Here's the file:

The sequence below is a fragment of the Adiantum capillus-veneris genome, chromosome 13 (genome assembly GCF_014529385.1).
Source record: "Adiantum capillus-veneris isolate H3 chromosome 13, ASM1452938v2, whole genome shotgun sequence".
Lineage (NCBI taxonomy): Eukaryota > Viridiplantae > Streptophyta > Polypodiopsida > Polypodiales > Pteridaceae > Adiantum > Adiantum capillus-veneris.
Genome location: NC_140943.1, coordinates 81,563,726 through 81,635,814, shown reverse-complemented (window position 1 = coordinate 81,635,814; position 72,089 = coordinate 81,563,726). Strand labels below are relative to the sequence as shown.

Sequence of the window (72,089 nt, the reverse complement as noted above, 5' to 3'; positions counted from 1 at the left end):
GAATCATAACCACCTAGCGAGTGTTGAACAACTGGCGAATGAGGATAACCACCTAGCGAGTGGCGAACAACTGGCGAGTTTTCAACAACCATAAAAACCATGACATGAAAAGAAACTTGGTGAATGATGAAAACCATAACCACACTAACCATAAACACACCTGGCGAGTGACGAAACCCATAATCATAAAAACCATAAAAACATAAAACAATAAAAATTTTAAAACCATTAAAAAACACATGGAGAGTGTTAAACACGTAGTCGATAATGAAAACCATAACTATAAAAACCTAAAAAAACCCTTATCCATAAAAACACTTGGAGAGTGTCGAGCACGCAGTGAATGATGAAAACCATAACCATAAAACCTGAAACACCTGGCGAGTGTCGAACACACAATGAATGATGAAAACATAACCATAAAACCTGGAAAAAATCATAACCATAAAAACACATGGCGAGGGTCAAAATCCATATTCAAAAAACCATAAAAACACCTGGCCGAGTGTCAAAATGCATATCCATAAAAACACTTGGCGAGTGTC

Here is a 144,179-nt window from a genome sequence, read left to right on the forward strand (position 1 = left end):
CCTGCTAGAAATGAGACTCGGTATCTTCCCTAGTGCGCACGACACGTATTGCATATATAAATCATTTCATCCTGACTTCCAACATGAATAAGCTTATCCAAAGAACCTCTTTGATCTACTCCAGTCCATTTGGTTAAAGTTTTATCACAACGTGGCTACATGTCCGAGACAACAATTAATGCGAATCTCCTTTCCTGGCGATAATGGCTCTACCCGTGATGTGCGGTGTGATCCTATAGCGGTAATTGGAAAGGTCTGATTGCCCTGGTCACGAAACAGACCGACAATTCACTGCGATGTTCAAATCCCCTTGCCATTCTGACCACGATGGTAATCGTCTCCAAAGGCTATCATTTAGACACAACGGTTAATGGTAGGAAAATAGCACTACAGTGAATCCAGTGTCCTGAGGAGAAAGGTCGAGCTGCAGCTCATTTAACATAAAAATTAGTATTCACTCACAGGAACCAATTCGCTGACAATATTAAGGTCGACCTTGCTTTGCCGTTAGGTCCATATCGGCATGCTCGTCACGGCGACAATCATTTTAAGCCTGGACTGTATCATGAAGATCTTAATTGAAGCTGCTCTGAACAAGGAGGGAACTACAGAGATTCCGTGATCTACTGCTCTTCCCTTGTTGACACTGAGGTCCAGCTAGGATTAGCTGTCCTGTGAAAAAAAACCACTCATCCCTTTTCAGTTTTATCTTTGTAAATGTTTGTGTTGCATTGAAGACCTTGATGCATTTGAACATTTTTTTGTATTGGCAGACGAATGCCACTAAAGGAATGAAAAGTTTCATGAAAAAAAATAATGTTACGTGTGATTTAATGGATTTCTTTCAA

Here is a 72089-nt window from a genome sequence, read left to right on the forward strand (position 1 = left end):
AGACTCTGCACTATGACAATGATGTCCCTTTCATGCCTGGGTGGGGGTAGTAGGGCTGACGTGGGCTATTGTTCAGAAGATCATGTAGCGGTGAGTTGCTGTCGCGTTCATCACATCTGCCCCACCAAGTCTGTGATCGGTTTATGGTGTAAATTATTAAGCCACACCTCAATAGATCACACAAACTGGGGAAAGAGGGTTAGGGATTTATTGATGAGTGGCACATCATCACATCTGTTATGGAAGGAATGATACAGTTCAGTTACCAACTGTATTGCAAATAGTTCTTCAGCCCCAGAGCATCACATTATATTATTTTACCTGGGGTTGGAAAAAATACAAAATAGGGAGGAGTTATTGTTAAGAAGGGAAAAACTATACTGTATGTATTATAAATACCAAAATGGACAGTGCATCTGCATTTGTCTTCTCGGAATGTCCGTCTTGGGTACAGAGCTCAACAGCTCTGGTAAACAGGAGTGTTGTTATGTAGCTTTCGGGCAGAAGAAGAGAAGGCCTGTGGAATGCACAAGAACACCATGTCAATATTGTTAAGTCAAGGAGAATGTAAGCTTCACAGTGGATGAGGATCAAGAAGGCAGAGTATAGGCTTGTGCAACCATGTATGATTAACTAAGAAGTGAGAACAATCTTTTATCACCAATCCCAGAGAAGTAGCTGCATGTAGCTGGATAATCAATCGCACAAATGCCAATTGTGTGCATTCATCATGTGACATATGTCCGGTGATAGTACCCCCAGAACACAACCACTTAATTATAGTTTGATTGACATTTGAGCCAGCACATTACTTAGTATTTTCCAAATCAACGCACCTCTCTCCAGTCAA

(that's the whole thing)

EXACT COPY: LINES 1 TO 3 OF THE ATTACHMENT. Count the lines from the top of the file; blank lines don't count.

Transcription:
The sequence below is a fragment of the Adiantum capillus-veneris genome, chromosome 13 (genome assembly GCF_014529385.1).
Source record: "Adiantum capillus-veneris isolate H3 chromosome 13, ASM1452938v2, whole genome shotgun sequence".
Lineage (NCBI taxonomy): Eukaryota > Viridiplantae > Streptophyta > Polypodiopsida > Polypodiales > Pteridaceae > Adiantum > Adiantum capillus-veneris.